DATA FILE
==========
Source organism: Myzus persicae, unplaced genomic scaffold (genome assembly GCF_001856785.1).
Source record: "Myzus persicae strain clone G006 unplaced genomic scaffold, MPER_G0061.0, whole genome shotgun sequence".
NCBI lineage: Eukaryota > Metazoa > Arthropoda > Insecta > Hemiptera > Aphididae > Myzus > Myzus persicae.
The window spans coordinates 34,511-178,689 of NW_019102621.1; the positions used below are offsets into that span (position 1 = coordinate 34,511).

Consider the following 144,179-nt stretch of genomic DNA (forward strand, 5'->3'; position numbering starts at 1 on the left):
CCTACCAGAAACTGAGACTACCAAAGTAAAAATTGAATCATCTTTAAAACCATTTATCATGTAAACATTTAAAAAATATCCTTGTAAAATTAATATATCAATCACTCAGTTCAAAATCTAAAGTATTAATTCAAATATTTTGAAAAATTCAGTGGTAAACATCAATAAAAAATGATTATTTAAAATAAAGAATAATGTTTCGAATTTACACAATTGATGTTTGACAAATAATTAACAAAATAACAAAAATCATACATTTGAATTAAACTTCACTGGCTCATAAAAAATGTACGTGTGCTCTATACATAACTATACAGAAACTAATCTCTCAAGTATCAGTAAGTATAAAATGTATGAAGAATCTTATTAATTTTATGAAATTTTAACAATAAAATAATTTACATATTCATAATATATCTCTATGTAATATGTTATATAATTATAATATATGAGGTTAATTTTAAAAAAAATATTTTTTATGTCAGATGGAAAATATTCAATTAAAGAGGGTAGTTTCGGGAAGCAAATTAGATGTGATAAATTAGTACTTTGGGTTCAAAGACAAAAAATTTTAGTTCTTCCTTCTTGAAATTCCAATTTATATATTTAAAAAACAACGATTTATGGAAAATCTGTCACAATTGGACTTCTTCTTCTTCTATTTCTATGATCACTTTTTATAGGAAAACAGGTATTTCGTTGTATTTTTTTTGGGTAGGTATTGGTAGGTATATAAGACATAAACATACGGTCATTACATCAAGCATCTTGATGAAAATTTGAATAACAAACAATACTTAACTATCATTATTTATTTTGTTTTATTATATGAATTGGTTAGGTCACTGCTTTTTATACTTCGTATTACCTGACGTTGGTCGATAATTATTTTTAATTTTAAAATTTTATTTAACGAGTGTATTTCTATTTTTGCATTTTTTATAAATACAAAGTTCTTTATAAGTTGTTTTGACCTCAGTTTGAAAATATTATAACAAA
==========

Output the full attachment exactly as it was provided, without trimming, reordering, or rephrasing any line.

Source organism: Myzus persicae, unplaced genomic scaffold (genome assembly GCF_001856785.1).
Source record: "Myzus persicae strain clone G006 unplaced genomic scaffold, MPER_G0061.0, whole genome shotgun sequence".
NCBI lineage: Eukaryota > Metazoa > Arthropoda > Insecta > Hemiptera > Aphididae > Myzus > Myzus persicae.
The window spans coordinates 34,511-178,689 of NW_019102621.1; the positions used below are offsets into that span (position 1 = coordinate 34,511).

Consider the following 144,179-nt stretch of genomic DNA (forward strand, 5'->3'; position numbering starts at 1 on the left):
CCTACCAGAAACTGAGACTACCAAAGTAAAAATTGAATCATCTTTAAAACCATTTATCATGTAAACATTTAAAAAATATCCTTGTAAAATTAATATATCAATCACTCAGTTCAAAATCTAAAGTATTAATTCAAATATTTTGAAAAATTCAGTGGTAAACATCAATAAAAAATGATTATTTAAAATAAAGAATAATGTTTCGAATTTACACAATTGATGTTTGACAAATAATTAACAAAATAACAAAAATCATACATTTGAATTAAACTTCACTGGCTCATAAAAAATGTACGTGTGCTCTATACATAACTATACAGAAACTAATCTCTCAAGTATCAGTAAGTATAAAATGTATGAAGAATCTTATTAATTTTATGAAATTTTAACAATAAAATAATTTACATATTCATAATATATCTCTATGTAATATGTTATATAATTATAATATATGAGGTTAATTTTAAAAAAAATATTTTTTATGTCAGATGGAAAATATTCAATTAAAGAGGGTAGTTTCGGGAAGCAAATTAGATGTGATAAATTAGTACTTTGGGTTCAAAGACAAAAAATTTTAGTTCTTCCTTCTTGAAATTCCAATTTATATATTTAAAAAACAACGATTTATGGAAAATCTGTCACAATTGGACTTCTTCTTCTTCTATTTCTATGATCACTTTTTATAGGAAAACAGGTATTTCGTTGTATTTTTTTTGGGTAGGTATTGGTAGGTATATAAGACATAAACATACGGTCATTACATCAAGCATCTTGATGAAAATTTGAATAACAAACAATACTTAACTATCATTATTTATTTTGTTTTATTATATGAATTGGTTAGGTCACTGCTTTTTATACTTCGTATTACCTGACGTTGGTCGATAATTATTTTTAATTTTAAAATTTTATTTAACGAGTGTATTTCTATTTTTGCATTTTTTATAAATACAAAGTTCTTTATAAGTTGTTTTGACCTCAGTTTGAAAATATTATAACAAA